|Fig. 1: Sperm Quality Parameters.|
Over the past two decades, the implications of cell phone RF radiation has come under intense scrutiny. Specifically, the public wants to know how cell phones may increase the risk of cancer. [1-3] Though basic physics tells us cell phone emissions cannot cause cancer, the debate is still lively, and the general public still seems unsure as to how cell phones are affecting their bodies. 
A newer question that has taken up news headlines in recent years is how cell phones affect sperm quality in men. [5-7] Many case studies have been completed in this area, and results seem to suggest that prolonged exposure to cell phone radiation may have negative effects on sperm motility.
About 15% of couples are affected by infertility, with about half resulting from male factor infertility.  Many believe this infertility may be due, in part, to cell phone radiation affecting sperm quality in males.
An easy way to study radiation effects is on rats in the lab. In 2003, Dasdag et al. performed an experiment where rats were exposed to full body radiation from cell phones.  The rats were subject to a cell phone carrier frequency of 890 - 915 MHz, with a modulation frequency of 217 Hz. The maximum averaged power was 250 mW, with a peak power of 2 W. The rats were exposed to the radiation for 20 minutes per day for 1 month. After 1 month the rats were euthanized and a testicular biopsy was performed, and there was no statistical difference between the control and experimental group. 
An experiment by Yan et al. in 2007 was conducted to see how cell phone radiation affected sperm quality.  The rats were placed in a PVC holding tube and exposed to a total of 6 hours of cell phone radiation per day for 18 weeks. After the 18 weeks were over, the rats were euthanized for tissue testing. They found that sperm motility was significantly different between the control and experimental group.  A majority of the sperm cells were dead in the experimental group, while most of the sperm cells were alive in the control group. This suggests that carrying cell phones near reproductive organs could affect male fertility in a negative manner.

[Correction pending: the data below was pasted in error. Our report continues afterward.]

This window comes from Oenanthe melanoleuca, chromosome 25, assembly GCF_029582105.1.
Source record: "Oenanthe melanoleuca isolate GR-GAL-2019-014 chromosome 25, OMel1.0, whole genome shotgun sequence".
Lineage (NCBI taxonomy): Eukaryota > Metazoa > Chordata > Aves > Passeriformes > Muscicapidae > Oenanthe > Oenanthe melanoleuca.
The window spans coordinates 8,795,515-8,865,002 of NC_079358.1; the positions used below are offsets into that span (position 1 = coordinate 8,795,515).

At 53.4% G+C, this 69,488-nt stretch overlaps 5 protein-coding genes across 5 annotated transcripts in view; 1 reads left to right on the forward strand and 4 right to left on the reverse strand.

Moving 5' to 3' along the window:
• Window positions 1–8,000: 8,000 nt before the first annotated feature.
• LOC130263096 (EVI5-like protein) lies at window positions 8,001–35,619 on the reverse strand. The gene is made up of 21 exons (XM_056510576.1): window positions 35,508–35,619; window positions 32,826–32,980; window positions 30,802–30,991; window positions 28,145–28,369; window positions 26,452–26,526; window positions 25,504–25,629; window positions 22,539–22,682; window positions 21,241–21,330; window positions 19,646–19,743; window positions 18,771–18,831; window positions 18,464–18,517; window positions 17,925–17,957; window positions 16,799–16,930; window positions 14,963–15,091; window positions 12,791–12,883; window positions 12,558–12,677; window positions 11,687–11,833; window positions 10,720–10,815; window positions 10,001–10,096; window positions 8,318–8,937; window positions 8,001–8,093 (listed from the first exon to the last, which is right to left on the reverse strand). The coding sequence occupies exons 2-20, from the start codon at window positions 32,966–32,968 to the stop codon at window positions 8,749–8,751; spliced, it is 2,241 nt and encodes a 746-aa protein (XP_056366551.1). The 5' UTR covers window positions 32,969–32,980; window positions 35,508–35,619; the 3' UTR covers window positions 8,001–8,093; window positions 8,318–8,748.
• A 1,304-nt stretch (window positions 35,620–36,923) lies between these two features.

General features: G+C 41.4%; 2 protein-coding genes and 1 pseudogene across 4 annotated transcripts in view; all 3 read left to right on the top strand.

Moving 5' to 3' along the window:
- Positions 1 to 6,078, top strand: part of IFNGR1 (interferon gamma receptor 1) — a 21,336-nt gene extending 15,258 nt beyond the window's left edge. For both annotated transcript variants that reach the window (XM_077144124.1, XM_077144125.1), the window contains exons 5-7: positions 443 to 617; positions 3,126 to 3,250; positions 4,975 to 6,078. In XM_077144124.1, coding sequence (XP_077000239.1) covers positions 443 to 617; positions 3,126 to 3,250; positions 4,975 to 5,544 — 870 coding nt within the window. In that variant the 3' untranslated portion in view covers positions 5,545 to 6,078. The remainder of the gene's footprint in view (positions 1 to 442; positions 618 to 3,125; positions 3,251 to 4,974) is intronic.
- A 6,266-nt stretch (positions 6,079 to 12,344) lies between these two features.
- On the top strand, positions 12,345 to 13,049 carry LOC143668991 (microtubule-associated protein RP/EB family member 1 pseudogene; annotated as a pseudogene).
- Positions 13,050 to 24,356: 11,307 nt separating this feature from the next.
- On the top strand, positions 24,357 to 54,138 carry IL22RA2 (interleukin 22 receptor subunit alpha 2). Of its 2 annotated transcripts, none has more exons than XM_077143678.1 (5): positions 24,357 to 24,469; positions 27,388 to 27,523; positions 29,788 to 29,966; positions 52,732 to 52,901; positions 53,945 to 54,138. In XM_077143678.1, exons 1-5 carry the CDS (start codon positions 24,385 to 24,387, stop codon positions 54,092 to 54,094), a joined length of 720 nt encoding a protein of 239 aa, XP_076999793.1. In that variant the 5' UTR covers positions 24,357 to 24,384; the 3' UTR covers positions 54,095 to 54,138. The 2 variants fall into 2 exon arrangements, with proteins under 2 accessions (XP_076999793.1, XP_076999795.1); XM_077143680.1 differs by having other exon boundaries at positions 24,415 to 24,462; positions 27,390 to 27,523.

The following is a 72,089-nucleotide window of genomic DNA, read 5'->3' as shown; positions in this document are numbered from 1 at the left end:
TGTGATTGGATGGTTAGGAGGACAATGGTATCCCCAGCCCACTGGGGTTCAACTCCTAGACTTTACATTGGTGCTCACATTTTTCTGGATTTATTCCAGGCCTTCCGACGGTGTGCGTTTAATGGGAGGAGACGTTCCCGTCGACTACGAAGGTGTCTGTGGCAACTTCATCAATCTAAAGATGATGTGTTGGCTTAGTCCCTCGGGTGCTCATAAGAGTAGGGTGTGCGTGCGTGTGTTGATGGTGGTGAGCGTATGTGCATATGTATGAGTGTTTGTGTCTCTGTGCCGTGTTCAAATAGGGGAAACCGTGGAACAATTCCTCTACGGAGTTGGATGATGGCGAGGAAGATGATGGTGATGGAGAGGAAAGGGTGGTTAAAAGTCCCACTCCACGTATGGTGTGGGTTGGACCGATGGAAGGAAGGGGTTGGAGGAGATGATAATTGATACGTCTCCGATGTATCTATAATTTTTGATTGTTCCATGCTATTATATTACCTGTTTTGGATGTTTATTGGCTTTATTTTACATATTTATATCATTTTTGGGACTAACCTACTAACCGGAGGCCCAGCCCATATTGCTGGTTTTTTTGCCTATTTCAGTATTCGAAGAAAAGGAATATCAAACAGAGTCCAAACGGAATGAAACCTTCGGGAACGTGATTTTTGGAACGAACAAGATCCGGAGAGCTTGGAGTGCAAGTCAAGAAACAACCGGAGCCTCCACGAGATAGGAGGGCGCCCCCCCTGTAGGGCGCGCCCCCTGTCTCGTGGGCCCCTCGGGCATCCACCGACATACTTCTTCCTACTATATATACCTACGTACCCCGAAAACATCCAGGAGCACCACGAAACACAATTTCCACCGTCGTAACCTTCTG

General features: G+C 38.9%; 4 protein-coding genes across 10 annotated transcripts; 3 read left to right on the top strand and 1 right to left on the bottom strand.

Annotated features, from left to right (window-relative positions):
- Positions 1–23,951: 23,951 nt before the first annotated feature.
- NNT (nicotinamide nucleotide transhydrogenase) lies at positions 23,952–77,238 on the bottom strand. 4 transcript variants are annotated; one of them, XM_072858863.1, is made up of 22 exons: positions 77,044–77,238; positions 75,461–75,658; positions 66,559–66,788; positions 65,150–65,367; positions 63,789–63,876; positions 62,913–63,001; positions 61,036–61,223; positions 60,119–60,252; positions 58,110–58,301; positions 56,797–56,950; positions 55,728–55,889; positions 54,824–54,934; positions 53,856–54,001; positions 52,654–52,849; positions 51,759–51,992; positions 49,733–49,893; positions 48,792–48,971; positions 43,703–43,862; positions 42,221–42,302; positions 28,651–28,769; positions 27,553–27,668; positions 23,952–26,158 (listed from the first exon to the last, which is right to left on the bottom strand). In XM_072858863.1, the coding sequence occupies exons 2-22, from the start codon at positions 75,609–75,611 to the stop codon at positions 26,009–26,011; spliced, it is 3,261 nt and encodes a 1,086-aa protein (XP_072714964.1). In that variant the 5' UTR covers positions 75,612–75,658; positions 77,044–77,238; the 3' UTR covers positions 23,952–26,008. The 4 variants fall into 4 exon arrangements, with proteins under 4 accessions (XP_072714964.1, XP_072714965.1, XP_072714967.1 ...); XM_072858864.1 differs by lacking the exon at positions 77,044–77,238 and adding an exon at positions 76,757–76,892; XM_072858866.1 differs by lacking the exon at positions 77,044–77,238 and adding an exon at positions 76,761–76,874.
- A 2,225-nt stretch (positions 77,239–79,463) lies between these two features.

From 2004 to 2005, Agarwal et al. performed an observational study on 361 men attending an infertility clinic.  The average age of the men in the study was 32 years, and men with a history of smoking, alcohol consumption, diabetes, hypertension and other past problems were excluded from the study. Semen was collected from the patients after a 5 day abstinence period and evaluated by 8 parameters. The patients were divided into four groups passed on their daily cell phone usage (no use, less than two hours a day, two to four hours a day, and greater than four hours a day). Of the 8 tested parameters, 4 were exactly the same amongst each group (volume, liquefaction time, pH, and viscosity). However, sperm count, motility, viability, and percent normal morphology were significantly higher the less often cell phones were used. A chart of this can be seen in Fig. 1. The values of the sperm parameters are 1 = volume, 2 = liquefaction time, 3 = pH, 4 = viscosity, 5 = sperm count, 6 = motility, 7 = viability, and 8 = percent normal morphology.These results seem to suggest that cell phone usage by men is associated with a decrease in semen quality. 
The general public has been interested in how cell phones affect the human body for a couple of decades, now, and the question as to how cell phones affect sperm quality in males has become a hot topic of research. Though it seems that cell phones do not directly affect the testes, it does seem to have an effect on the quality of sperm cells and other parameters. [8-10]
© 2012 Ken Ferguson. The author grants permission to copy, distribute and display this work in unaltered form, with attribution to the author, for noncommercial purposes only. All other rights, including commercial rights, are reserved to the author.
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 A. Agarwal et al., "Cell Phones and Male Infertility: A Review of Recent Innovations in Technology and Consequences," Int. Braz. J. Urol. 37 432 (2011).
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 J.-G. Yan et al., "Effects of Cellular Phone Emissions on Sperm Motility in Rats," Fertility and Sterility 88, 957 (2007).